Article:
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Human Resources Command, he said, is still processing and validating requests, and sorting them by specialty. It’s not immediately clear how long it will be before the first volunteers can re-don their uniforms. Lt. Gen. Raymond Scott Dingle, the surgeon general of the Army, told reporters last week that the first step for the service would be to ensure that all volunteer qualifications and certifications are valid and up to date.

“Then once we do that, we will plug them into all of our medical treatment facilities as required in support of the mission,” he said.

This article originally appeared on Military.com. Follow @militarydotcom on Twitter.

MIGHTY TRENDING

ISIS is now fighting US Marines head-on in Syria

U.S. Marines, attached to special operations forces in Syria, often found themselves in direct-fire gunfights with Islamic State fighters early 2018, according to the commander of the Special-Purpose Marine Air-Ground Task Force-Crisis Response for Central Command.

The unit, designed with capability to launch combat forces within six hours anywhere in the CENTCOM theater, sent two rifle companies to support Special Operations Command units operating in Northern Syria between January and April 2018, Marine Col. Christopher Gideons, commander of the task force, said June 8, 2018, at the Potomac Institute.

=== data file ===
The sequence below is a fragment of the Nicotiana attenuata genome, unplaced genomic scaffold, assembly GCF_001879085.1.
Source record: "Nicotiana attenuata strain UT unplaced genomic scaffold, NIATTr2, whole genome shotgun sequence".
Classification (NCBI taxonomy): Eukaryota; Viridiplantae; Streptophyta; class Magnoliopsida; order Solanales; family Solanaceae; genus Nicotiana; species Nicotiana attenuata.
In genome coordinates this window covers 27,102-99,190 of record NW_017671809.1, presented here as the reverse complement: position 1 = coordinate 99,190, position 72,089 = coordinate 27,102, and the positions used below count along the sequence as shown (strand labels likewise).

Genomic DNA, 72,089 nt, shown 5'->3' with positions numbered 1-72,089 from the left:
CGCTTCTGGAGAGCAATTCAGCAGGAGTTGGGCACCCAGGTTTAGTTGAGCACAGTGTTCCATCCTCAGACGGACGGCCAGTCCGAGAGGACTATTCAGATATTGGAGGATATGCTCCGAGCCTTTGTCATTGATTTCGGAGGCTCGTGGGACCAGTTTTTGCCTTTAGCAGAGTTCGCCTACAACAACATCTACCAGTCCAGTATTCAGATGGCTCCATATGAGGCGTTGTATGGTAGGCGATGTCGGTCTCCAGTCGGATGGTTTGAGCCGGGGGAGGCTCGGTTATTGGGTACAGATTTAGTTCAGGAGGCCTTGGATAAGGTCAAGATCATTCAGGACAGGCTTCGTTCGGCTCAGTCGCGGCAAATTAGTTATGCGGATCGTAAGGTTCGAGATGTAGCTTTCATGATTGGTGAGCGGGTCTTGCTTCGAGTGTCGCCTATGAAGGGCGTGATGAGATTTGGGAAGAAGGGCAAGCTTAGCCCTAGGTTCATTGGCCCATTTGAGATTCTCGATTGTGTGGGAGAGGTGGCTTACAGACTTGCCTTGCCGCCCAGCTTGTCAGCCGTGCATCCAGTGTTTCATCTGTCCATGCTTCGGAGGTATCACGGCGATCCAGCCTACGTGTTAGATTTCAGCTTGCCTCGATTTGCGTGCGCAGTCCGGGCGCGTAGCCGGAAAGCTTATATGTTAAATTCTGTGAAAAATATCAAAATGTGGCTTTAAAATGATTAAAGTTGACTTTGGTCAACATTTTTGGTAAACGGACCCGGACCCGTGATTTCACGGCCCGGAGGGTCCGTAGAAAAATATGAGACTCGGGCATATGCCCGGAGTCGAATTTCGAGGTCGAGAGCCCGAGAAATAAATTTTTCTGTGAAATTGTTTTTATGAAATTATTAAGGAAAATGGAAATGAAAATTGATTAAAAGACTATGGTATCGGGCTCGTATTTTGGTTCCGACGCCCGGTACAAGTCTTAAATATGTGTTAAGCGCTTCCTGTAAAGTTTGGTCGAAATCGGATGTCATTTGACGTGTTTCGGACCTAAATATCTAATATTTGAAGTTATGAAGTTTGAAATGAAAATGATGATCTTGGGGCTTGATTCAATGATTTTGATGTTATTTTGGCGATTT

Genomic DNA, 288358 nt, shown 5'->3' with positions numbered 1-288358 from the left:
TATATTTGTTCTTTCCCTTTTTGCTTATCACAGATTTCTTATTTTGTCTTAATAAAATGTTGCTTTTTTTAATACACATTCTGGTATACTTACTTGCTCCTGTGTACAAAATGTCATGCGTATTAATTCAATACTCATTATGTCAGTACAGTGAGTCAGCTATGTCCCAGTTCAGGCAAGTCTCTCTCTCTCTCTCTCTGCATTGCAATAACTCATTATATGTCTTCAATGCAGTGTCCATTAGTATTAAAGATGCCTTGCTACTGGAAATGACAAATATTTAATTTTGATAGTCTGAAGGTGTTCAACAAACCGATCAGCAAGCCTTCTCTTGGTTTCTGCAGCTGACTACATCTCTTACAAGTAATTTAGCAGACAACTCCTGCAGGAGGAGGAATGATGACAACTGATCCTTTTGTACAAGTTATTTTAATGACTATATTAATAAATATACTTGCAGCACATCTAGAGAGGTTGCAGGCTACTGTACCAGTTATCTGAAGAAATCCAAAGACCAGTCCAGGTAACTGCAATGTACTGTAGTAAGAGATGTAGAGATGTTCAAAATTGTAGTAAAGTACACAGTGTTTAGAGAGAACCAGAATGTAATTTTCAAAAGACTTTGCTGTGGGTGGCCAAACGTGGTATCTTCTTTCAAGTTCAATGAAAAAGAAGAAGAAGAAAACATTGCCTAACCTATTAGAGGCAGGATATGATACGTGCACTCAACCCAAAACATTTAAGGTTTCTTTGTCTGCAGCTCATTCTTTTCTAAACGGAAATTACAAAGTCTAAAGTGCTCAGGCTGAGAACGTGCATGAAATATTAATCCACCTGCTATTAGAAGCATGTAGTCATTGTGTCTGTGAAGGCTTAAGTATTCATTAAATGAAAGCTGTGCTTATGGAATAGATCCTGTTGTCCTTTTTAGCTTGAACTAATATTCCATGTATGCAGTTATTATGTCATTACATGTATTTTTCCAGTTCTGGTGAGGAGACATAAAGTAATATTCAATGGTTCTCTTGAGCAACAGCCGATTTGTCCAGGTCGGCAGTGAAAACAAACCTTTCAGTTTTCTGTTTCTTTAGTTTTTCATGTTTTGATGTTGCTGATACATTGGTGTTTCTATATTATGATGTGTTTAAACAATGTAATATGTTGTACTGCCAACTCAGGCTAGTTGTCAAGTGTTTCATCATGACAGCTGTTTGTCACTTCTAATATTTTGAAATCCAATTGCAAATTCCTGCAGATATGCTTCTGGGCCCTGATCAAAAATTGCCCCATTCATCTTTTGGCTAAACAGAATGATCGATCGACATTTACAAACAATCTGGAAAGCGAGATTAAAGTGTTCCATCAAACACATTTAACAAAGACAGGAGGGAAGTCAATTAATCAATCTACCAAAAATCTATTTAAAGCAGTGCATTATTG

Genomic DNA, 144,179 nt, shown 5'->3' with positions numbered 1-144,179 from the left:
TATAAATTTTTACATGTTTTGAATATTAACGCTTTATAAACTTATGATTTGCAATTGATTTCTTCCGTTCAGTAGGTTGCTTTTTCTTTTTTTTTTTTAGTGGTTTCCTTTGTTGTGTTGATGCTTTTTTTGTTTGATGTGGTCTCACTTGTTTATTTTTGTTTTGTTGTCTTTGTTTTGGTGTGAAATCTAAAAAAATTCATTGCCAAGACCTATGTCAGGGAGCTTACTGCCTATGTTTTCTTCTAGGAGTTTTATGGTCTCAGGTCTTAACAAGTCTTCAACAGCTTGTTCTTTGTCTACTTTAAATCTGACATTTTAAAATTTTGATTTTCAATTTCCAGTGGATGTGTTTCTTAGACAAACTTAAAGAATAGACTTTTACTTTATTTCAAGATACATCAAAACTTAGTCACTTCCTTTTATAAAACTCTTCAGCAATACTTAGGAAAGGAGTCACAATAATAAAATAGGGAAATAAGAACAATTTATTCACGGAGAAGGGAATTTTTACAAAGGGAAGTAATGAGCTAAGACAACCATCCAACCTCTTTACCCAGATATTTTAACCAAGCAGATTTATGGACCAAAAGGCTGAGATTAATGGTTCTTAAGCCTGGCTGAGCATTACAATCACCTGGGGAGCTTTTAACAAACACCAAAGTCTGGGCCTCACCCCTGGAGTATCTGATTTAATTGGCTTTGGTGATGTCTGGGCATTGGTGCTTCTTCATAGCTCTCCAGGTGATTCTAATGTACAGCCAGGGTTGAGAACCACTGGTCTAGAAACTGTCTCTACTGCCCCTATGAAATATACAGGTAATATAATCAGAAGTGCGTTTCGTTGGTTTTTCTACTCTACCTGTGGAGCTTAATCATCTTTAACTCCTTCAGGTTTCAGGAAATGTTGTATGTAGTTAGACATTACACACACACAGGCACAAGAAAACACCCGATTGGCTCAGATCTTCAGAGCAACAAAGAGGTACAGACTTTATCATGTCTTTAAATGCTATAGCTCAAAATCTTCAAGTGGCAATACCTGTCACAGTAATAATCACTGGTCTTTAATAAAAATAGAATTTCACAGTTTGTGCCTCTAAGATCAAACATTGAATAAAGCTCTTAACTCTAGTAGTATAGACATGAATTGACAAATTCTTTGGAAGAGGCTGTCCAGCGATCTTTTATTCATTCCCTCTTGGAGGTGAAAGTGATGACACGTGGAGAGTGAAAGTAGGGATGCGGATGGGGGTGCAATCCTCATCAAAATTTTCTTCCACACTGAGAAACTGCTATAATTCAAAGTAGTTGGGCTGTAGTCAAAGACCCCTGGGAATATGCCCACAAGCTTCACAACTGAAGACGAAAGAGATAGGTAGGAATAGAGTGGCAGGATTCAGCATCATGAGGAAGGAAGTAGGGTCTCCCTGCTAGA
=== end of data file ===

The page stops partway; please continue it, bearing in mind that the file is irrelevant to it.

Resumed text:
“When Marines deploy, they want to get involved,” he said. “When there is a gunfight out there … they want to find that opportunity to feel like they are making a meaningful contribution. We did exactly that.”

Gideons initially deployed a platoon-size element that linked up with Army Special Forces Operational Detachment Alpha (ODA) teams.

“They were integrated with [special operations forces], absolutely integrated. We were providing Marine infantry, we were providing indirect fires, and we were providing anti-tank fires,” he said.

The SOF elements would push forward, advising Syrian Democratic Forces, “the ones that were primarily engaged in the direct firefights with ISIS,” Gideons said.

When she learned her 102-year-old grandma was dying, this bride pulled off the most heartwarming surprise

“You would have Marines integrated with those ODAs … providing fires down at that lower tactical level,” he said.